The choice of preserving D, for example is poor because it shows little genetic uniqueness from E. The more unique species is B, so given the choice of preserving B or D, B must win.

Now try these questions

1. Summarise the advantages and disadvantages of major extinction events.
2. Argue the case that we may be witnessing a major extinction event, what are the driving factors for extinctions, should we do anything about it; is it feasible to resist the changes?
3. What effect does a major extinction have at the individual, species and phylum levels?
4. What can we learn about evolution from studying very ancient ecosystems such as the Burgess Shale?
5. Summarise the use of cladistics in the study of evolution. How can this study be combined with analysis of DNA sequences to decide on the uniqueness of species?
6. Why should organisms be conserved? What additional problems are there, ecological, political and social which make the preservation of species particularly difficult?
7. Make the case for the conservation of an organism of your choice.

Reading around the subject

The “Cambrian Explosion”, that is in diversity:

The importance of biological data to land developers and planners

Some examples of syllabus content for which the above exercise is relevant:

John Giles

Friday, 10 May 2013

Business News Quiz

The UK economy has avoided falling back into a recession after recording faster-than-expected growth in the first three months of the year. By what amount did the UK grow?
0.3% ( ) 1.3% ( ) 0.5% ( ) 1.5%( )

Which European countries unemployment rate soared to a new record of 27.2% of the workforce in the first quarter of 2013, according to official figures? 
Portugal ( ) France ( ) Spain ( ) Germany ( )

The eurozone's biggest bank, suffered a 25.9% fall in profits for the first three months of the year. Which bank is this?
Credit Agricole ( )   BNP Paribas ( ) HSBC ( ) Santander ( )

A broadband bill sent to a deceased man, which included a fine for late payment, has been shared more than 53,000 times by Facebook users. Which company sent this?
Virgin Media ( ) Sky ( )   Talk Talk ( ) BT Vision ( )

Who has released a mobile phone with a dedicated WhatsApp physical button. The feature triggers the cross-platform messaging app which offers a free alternative to SMS texts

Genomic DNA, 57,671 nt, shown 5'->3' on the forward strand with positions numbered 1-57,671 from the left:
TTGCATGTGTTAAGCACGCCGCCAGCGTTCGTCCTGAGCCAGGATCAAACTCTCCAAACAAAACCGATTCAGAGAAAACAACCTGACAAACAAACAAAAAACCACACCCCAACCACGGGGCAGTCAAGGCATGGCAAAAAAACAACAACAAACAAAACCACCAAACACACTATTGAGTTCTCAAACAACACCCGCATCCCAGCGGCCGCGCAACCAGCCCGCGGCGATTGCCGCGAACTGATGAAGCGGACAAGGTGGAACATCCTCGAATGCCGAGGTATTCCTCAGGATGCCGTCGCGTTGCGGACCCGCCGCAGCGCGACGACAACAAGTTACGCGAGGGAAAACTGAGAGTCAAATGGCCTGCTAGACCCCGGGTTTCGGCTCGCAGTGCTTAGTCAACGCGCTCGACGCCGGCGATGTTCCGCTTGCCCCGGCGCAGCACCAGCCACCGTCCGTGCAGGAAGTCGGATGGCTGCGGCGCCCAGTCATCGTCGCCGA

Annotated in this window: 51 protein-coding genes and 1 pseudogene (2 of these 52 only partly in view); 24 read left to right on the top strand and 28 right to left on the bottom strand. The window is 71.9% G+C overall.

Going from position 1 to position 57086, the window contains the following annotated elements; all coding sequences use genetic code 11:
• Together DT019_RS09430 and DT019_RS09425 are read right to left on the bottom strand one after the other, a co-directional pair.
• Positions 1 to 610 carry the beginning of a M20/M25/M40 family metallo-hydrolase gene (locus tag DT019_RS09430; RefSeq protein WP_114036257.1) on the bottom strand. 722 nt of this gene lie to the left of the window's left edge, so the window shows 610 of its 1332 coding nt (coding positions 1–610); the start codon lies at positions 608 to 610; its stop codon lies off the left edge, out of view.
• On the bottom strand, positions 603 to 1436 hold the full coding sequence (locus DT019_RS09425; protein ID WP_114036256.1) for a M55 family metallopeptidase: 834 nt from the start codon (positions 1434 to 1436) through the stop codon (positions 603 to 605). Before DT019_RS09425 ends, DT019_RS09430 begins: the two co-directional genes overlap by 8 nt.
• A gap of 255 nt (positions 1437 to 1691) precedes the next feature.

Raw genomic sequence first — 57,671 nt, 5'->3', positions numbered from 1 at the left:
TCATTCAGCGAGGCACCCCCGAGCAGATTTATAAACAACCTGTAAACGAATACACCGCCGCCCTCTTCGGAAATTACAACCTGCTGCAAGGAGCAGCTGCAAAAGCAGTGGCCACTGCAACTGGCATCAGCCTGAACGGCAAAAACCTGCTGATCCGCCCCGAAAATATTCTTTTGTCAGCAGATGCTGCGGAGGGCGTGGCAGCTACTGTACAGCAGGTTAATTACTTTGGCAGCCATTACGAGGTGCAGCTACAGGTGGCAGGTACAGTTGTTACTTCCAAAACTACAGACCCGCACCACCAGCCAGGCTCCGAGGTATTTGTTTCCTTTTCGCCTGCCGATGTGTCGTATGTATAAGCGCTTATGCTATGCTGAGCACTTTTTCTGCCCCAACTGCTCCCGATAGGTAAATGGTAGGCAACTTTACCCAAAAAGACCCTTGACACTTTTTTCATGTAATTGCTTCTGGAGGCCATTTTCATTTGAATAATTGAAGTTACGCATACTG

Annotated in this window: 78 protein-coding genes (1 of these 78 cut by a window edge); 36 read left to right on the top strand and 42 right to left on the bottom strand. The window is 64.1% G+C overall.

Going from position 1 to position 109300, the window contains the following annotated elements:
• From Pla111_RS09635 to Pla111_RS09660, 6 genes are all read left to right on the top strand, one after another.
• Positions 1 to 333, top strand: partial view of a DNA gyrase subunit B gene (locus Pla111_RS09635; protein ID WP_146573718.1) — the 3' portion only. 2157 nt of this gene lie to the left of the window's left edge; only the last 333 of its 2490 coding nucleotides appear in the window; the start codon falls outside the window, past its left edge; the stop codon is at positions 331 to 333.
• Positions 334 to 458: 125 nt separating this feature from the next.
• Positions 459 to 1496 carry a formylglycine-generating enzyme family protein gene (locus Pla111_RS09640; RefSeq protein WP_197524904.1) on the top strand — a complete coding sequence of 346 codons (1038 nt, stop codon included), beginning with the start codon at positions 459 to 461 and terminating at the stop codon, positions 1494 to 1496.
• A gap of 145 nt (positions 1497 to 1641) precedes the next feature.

Samsung ( ) HTC ( ) Apple ( )         Nokia ( )

Which technology maker has reported its first quarterly drop in profits in a decade, but said it will raise dividends for shareholders. It made a net profit of $9.5bn (£6.2bn) in the January to March quarter, down from $11.6bn last year?
Microsoft ( ) Apple ( ) Yahoo ( ) Google ( )

The planned sale of 631 UK bank branches by Lloyds Banking Group to which bank has fallen through. They have blamed the continued economic downturn and tougher regulatory environment imposed on bank?
Virgin Money ( ) Co-op ( ) Natwest ( ) HSBC ( )

Who has doubled its earnings forecast for the full year to March 2013, helped by the weaker yen and money raised from asset sales. The consumer electronics firm now expects to report net income of 40bn yen ($403m; £261m) compared with its previous forecast of 20bn yen?
Sony ( ) HTC ( ) Dell ( ) Samsung ( )

Which online retailer saw a fall in profits but rising sales in the first three months of the year. The company, which is the world's biggest online retailer by sales, recorded a net income of $82m (£53m) for the quarter, down 37% on last year?
LL Bean ( ) Best Buy  ( )   Netflix ( ) Amazon ( )

Which country  has agreed to buy 60 planes from European firm Airbus, in a deal worth $8bn (£5.2bn) at list prices. It is the first such deal since the European Union suspended the inclusion of foreign airlines in its controversial Emissions Trading Scheme.? 
United States  ( ) Russia ( ) India ( ) China ( )

Answers –

1 –
3 –
4 –
5 –
6 –
7 –
8 –
9 –
10 –

Donna Jestin

Wednesday, 8 May 2013

Trio of Success: writing, improving and commenting

This activity is designed to improve students’ extended writing, primarily at KS4/5. The key foci here are:

• The process of writing, linking and arguing
• The skill of using advice to improve the quality of work
• The application of a mark-scheme to a piece of written work to make a judgement